1952 - NEW QUAKE JARS SOUTHLAND, BAKERSFIELD LOSS IN MILLIONS. 2 DEAD, 32 HURT, BUSINESS AREA LEFT SHAMBLES. RESCUERS DIG INTO WRECKAGE, MORE TEMBLORS FEARED.
Bakersfield, Calif. (UP) - Another earthquake rattled windows in Southern California today as Bakersfield dug out of the debris left by the bomblike earth shock that caused the deaths of two persons yesterday, injured at least 32, and made a shambles of the business district.
Police and sheriff's switchboards were deluged with telephone calls from frightened Southern Californians shaken awake in the predawn by another in the series of "after-shocks" that hav been hitting regularly since the big Tehachapi 'quake 33 days ago.
Seismologist Dr. Charles F. Richter, of the California Institute of Technology at Pasadena, warned that Southern California can expect shocks as big as the Bakersfield temblor for "a year or more - at wider and wider intervals."
Authorities here, meanwhile, estimated that damage from yesterday's sudden shake would run upwards of $100,000,000. The $20,000,000 Kern County Central hospital, which suffered a $3,000,000 beating in the Tehachapi 'quake, was to be written off as a complete loss - with the cost of rebuilding the structure more than doubled since it was built in 1923.
Rescue teams who probed the crumpled downtown buildings beginning at dawn today for four persons believed missing called off their search in mid morning with the announcement they were satisfied no more bodies remained and the death toll stood firm at two.
Five of the 32 persons injured still remained hospitalized this morning, none of them in critical condition, although they were badly hurt.
The second temblor felt much lighter than the dvastating jolt that whip cracked through Bakersfield yesterday afternoon, ripping fronts from buildings, collapsing roofs and crippling hospital facilities.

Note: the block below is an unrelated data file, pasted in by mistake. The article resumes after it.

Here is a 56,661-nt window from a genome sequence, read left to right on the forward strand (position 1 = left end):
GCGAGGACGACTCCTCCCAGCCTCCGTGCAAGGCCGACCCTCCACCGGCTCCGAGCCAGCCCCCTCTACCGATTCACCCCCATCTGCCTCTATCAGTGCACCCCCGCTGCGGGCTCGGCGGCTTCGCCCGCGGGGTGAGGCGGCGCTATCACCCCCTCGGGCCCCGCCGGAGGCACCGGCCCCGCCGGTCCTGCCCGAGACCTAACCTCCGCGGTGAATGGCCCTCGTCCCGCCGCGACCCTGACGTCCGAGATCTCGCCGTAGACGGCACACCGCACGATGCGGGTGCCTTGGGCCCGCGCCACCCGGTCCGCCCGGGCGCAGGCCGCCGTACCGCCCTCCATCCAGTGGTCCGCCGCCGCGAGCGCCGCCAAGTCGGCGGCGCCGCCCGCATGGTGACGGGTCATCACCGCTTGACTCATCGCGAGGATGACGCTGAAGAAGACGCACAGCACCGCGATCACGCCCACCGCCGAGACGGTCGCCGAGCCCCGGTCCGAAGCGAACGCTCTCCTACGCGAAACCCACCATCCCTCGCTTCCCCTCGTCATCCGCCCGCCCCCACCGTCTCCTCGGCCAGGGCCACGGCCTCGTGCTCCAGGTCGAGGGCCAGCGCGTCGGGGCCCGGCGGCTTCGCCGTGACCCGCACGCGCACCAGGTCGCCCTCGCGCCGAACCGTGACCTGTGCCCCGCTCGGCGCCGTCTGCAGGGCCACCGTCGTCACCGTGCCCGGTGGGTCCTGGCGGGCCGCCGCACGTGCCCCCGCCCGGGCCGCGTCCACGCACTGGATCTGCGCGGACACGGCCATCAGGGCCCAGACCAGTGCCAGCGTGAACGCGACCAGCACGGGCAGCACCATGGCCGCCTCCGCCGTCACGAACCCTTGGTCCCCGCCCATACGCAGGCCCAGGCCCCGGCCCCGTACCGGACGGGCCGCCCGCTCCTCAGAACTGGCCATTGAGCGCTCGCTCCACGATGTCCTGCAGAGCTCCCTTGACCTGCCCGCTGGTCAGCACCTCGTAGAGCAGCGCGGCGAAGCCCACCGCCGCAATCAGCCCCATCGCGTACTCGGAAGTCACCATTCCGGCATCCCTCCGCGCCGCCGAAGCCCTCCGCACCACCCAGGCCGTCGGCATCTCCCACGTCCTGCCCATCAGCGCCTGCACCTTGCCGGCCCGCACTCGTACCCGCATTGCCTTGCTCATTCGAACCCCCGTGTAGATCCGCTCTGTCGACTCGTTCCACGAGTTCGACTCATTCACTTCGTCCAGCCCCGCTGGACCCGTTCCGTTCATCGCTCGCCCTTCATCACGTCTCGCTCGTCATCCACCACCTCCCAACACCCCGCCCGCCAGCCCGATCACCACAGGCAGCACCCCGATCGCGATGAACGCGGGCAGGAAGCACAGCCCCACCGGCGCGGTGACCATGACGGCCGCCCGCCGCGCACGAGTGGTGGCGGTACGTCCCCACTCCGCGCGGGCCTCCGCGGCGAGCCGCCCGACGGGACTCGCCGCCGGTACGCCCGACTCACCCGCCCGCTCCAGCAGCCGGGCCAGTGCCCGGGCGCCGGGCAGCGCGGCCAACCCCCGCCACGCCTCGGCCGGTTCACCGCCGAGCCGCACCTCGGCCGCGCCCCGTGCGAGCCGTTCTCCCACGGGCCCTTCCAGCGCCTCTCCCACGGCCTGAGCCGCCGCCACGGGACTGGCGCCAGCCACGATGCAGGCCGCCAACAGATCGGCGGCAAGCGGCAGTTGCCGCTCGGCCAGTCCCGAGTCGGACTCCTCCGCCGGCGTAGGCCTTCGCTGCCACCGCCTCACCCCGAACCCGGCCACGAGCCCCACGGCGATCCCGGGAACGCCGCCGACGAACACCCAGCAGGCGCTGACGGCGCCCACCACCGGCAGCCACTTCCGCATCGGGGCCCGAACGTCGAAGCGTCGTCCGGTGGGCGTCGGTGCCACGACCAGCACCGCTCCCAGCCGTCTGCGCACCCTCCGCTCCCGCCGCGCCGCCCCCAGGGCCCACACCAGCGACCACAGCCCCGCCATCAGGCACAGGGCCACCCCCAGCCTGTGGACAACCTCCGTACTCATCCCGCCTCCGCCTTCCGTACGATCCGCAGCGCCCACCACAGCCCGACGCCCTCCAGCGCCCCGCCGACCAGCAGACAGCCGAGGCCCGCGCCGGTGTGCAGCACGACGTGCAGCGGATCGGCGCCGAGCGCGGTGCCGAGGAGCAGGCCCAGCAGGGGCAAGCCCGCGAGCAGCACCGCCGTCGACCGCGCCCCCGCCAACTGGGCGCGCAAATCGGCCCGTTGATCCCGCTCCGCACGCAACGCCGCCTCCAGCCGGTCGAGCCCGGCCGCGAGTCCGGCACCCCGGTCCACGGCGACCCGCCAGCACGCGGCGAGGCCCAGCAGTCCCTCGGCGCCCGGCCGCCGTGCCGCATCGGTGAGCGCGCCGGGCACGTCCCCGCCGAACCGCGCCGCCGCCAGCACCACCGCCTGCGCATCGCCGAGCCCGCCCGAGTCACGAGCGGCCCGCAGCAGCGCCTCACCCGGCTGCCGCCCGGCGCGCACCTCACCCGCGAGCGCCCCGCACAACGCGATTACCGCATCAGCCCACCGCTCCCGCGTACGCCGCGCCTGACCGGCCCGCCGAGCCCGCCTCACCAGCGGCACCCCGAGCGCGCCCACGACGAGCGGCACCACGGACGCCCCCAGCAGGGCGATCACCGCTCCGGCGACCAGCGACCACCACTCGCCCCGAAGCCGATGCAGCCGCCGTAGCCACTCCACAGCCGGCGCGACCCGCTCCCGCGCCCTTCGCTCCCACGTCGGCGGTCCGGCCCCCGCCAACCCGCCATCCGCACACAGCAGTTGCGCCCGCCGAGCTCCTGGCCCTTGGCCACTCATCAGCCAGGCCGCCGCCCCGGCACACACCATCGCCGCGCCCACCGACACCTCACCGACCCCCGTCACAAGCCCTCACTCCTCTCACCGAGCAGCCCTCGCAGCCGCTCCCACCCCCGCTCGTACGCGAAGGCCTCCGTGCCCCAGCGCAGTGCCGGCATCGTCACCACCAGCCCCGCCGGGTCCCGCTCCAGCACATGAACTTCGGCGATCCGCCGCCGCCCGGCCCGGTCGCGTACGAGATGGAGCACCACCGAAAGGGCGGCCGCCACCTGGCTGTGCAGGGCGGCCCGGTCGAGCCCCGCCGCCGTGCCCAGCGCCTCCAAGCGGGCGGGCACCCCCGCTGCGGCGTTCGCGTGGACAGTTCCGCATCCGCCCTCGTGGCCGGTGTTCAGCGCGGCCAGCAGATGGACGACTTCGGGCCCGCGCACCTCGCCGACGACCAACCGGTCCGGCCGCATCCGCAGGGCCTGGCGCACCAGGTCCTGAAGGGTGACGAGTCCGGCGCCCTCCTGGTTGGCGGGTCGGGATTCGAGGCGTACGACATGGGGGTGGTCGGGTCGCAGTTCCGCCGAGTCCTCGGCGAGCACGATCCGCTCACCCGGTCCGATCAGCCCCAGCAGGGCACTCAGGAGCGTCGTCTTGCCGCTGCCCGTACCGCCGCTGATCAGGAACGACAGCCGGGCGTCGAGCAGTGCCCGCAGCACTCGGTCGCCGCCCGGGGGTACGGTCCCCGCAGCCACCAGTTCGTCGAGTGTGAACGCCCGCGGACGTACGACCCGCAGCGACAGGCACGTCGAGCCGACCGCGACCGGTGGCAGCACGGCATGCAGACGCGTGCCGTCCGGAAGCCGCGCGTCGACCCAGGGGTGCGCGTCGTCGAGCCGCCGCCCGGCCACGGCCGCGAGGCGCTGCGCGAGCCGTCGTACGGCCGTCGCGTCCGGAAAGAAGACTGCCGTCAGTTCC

It hit Los Angeles at 3:10 a.m. (PDT) as a series of small rocking jolts that lasted several seconds. The temblor was not felt here although it was described as "sharp" 46 miles away in Tehachapi and 60 miles away in Lancaster.
There was no reports of damage from the second earthquake.
Bakersfield city officials estimated that damage from yesterday's ruinous quake, which crumbled or damaged buildings in a 20-block area, would run into millions of dollars.
Authorities expressed surprise that the big shake caused relatively light casualties because it struck when the downtown area was crowded with shoppers.
Only two bodies have been recovered.
GEORGE P. COZBY, 68, of Bakersfield, who was killed when the ceiling of the Kern Implement Company collapsed.
EDNA LEDBETTER, 30, of McFarland, a suburb about 20 miles from here.
MISS LEDBETTER was shopping at a women's store, Lerner's Dress shop, when the roof fell in, injuring a number of other persons
Yesterday's jolt was recorded as having a magnitude of six on the Richter scale, which lists 10 as total destruction. The Tehachapi-Arvin quake had an intensity of 7.5.
One elderly Bakersfield resident, BURGE BIRKLAND, 70, suffered a broken leg when the audience in a movie theatre stampeded and trampled him.
The Red Cross released the names of 29 injured:
San Mateo Times
San Mateo, California
August 23, 1952
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